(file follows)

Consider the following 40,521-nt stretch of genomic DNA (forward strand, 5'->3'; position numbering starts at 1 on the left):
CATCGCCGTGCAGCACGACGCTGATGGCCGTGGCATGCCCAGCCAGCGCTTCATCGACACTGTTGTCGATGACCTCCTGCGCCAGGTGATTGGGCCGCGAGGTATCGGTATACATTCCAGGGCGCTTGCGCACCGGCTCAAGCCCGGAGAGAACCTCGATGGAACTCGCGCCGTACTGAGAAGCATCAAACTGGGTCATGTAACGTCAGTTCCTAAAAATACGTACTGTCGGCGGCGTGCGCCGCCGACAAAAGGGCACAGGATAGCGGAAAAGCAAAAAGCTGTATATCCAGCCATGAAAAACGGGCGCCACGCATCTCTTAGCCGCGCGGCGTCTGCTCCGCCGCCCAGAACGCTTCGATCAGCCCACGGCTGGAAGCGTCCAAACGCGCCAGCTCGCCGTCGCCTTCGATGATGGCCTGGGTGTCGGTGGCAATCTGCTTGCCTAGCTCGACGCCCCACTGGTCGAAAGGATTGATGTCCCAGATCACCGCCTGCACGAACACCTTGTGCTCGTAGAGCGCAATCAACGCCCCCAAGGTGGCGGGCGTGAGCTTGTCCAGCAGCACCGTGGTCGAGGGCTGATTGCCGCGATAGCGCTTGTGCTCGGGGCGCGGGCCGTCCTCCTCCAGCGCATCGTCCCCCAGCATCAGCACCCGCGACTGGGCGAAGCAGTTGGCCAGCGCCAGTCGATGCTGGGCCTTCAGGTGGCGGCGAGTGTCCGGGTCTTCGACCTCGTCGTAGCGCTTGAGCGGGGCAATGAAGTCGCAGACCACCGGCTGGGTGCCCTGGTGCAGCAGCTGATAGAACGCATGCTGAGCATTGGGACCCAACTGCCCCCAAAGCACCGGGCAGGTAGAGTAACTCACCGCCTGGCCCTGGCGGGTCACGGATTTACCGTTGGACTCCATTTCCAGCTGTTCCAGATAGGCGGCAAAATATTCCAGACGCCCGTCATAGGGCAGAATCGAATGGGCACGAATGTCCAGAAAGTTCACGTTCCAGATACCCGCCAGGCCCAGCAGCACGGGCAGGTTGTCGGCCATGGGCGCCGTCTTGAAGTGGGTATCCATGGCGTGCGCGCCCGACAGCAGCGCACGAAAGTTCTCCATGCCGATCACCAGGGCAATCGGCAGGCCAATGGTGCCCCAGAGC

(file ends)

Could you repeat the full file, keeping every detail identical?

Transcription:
Consider the following 40,521-nt stretch of genomic DNA (forward strand, 5'->3'; position numbering starts at 1 on the left):
CATCGCCGTGCAGCACGACGCTGATGGCCGTGGCATGCCCAGCCAGCGCTTCATCGACACTGTTGTCGATGACCTCCTGCGCCAGGTGATTGGGCCGCGAGGTATCGGTATACATTCCAGGGCGCTTGCGCACCGGCTCAAGCCCGGAGAGAACCTCGATGGAACTCGCGCCGTACTGAGAAGCATCAAACTGGGTCATGTAACGTCAGTTCCTAAAAATACGTACTGTCGGCGGCGTGCGCCGCCGACAAAAGGGCACAGGATAGCGGAAAAGCAAAAAGCTGTATATCCAGCCATGAAAAACGGGCGCCACGCATCTCTTAGCCGCGCGGCGTCTGCTCCGCCGCCCAGAACGCTTCGATCAGCCCACGGCTGGAAGCGTCCAAACGCGCCAGCTCGCCGTCGCCTTCGATGATGGCCTGGGTGTCGGTGGCAATCTGCTTGCCTAGCTCGACGCCCCACTGGTCGAAAGGATTGATGTCCCAGATCACCGCCTGCACGAACACCTTGTGCTCGTAGAGCGCAATCAACGCCCCCAAGGTGGCGGGCGTGAGCTTGTCCAGCAGCACCGTGGTCGAGGGCTGATTGCCGCGATAGCGCTTGTGCTCGGGGCGCGGGCCGTCCTCCTCCAGCGCATCGTCCCCCAGCATCAGCACCCGCGACTGGGCGAAGCAGTTGGCCAGCGCCAGTCGATGCTGGGCCTTCAGGTGGCGGCGAGTGTCCGGGTCTTCGACCTCGTCGTAGCGCTTGAGCGGGGCAATGAAGTCGCAGACCACCGGCTGGGTGCCCTGGTGCAGCAGCTGATAGAACGCATGCTGAGCATTGGGACCCAACTGCCCCCAAAGCACCGGGCAGGTAGAGTAACTCACCGCCTGGCCCTGGCGGGTCACGGATTTACCGTTGGACTCCATTTCCAGCTGTTCCAGATAGGCGGCAAAATATTCCAGACGCCCGTCATAGGGCAGAATCGAATGGGCACGAATGTCCAGAAAGTTCACGTTCCAGATACCCGCCAGGCCCAGCAGCACGGGCAGGTTGTCGGCCATGGGCGCCGTCTTGAAGTGGGTATCCATGGCGTGCGCGCCCGACAGCAGCGCACGAAAGTTCTCCATGCCGATCACCAGGGCAATCGGCAGGCCAATGGTGCCCCAGAGC